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Boston to Chicago

Melbourne, Australia
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Boston to Chicago

I would like your advice on our planned road trip. We are travelling from Boston to Chicago over 8 days in late September. There is my husband and I in our early 50’s and our 16 year old son. We are travelling from Australia and by this stage will have visited Hawaii, Washington DC and NY as well as enjoying what Boston has to offer. After Chicago we spend 2 days in LA before returning home. We have booked our car. We like nature (but not too strenuous), markets, cars, history. Our plan so far is –

Day 1 Pick up car in Boston and drive to Saratoga Springs (or ?Albany)

Day 2 Drive to Ithaca

Day 3 Drive to Niagara Falls, Canada. This is the only place where we have booked accommodation.

Day 4 Drive to Cleveland and stay 2 nights. There looks to be a lot to do in the city and surrounds.

Day 6 Drive to Walnut Creek and explore the Amish lifestyle

Day 7 Drive to Dearborn (Henry Ford museum) – possibly stay 2 nights or 1 night and then stay ??? Indiana Dunes State Park

Day 9 Arrive Chicago

We would like to know if there are other places we shouldn’t miss or better alternatives to what we have put together. We have looked at what to do at each place and there seems to be activities that will interest us. We are happy to drive and are used to driving long distances in Australia (albeit on the opposite side of the road!) but we want to spend time looking around, not just driving. Also, any tips re: tolls etc. We tend to like to have a plan rather than take pot luck.

We are very excited and look forward to hearing your advice.

Tanya

Cleveland
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1. Re: Boston to Chicago

Tanya, you may be the most efficient poster that I've seen, as you've seemed to utilize well your planning threads.

I have several concerns/cautions about the pre-NF portion of this leg.

1) If traveling the last week of September, you may run into the beginning of the Leaf Turn season. Reservations may be highly advisable, especially in the Ithaca area, where you also can run into Cornell University events in a rather limited lodging market. Football weekends would be a special concern in Ithaca if a home game is scheduled. Personally, I would book reservations for both Saratoga Springs and the Ithaca areas and reconfirm them once you're in the U.S. You always can cancel the reservations if you change your itineraries unless you try to save some dollars by booking non-cancelable reservations.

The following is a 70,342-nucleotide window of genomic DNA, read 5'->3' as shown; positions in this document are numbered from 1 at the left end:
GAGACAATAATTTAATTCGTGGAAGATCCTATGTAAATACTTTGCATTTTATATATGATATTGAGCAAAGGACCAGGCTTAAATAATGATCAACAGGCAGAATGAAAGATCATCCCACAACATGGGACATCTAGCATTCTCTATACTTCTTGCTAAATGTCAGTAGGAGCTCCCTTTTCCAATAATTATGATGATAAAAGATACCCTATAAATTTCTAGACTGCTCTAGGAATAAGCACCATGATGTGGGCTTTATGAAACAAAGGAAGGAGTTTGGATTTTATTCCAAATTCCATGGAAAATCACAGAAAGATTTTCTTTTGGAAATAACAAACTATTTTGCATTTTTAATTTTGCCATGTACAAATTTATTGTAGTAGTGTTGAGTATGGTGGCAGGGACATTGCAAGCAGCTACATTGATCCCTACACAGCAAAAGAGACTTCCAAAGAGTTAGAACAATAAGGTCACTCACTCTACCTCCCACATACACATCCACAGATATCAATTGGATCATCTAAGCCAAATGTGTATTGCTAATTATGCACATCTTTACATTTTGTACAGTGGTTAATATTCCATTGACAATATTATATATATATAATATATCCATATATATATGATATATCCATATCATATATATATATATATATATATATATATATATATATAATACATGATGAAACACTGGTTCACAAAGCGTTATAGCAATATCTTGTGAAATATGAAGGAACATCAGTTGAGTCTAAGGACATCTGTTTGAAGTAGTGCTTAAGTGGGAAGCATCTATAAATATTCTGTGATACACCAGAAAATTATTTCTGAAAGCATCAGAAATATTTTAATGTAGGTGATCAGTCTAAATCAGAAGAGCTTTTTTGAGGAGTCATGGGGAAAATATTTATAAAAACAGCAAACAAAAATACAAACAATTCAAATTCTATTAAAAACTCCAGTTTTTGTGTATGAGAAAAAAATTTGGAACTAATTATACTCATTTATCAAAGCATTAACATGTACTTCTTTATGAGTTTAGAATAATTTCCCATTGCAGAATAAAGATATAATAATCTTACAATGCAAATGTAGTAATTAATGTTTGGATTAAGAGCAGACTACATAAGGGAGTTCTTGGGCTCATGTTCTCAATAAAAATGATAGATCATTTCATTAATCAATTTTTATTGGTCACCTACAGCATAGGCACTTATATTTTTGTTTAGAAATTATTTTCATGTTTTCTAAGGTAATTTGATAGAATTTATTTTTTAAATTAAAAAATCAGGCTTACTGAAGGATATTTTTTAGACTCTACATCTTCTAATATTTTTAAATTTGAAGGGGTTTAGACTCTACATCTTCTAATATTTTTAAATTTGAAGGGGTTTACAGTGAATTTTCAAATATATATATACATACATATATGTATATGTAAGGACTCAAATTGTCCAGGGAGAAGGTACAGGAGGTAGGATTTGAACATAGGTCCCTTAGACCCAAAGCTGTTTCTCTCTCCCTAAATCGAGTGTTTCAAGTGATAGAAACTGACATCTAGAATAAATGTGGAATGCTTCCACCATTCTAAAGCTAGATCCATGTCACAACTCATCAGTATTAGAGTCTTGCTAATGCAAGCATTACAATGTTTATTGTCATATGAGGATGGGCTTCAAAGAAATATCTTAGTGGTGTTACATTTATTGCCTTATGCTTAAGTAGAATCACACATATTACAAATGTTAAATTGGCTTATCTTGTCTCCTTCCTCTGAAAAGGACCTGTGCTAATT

2) Beware that weather can be a big variable. As Aussies, to paraphrase Bill Cosby's famous Noah routine (BTW, Cosby provides some of the best America road trip entertainment extant), how well do you shed water? You might experience beautiful, vibrant weather, or you might experience chilly, steady rainfalls (true all the way to Chicago). Personally, I greatly enjoy the latter when it is light rain and you have parks entirely to yourselves. Have the right footwear as trails may be slippery. Light Gore-Tex outerwear is ideal. Lucifer Falls gorge at Ithaca has very steep stairways and special care is needed there, especially if the stairs are wet and slippery. Rain is your friend in the respect that it means that the water flows will be more pronounced.

You need a plan of attack for Lucifer Falls as you may not want to hike up, but if you hike only one way, how do you get your car moved between the upper and lower parking lots? Probably have one person hike part of the way down, then back up and move the car. This is just one place where having at least two phones could be useful. Hopefully, RJR will take note of this thread and comment, as NY, especially the Finger Lakes, is his special domain. Don't hesitate to ask him for tips and suggestions here:

tripadvisor.com/ShowForum-g1480313-i12929-Fi…

You might want to check out Corning, the Corning Museum of Glass, Letchworth State Park (the "Grand Canyon of the East"), and Geneseo, as alternatives, especially if you encounter some unacceptable weather and decide to drive through it further west, skipping the Ithaca area.

An alternative to Ithaca in the event of bad weather may be exploring the historical attractions of the beautiful Hudson River Valley, perhaps starting somewhere south and working north to Saratoga Springs, taking into account operation hours at the time of your travel (e.g., can the Saratoga battlefield be toured until dusk, even though the highly recommended visitors center would be closed?). These attractions would include the likes of West Point, Kykuit (advance ticket purchases recommended), Hyde Park (Home of Franklin D. Roosevelt National Historic Site), and the Vanderbilt Mansion National Historic Site (a great place to explore the Gilded Age).

3) Travel times/sightseeing. Beware that days will be shorter in late September, so, at the start of this leg, plan to maximize available daylight. Definitely familiarize yourself with the operating hours of desired attractions.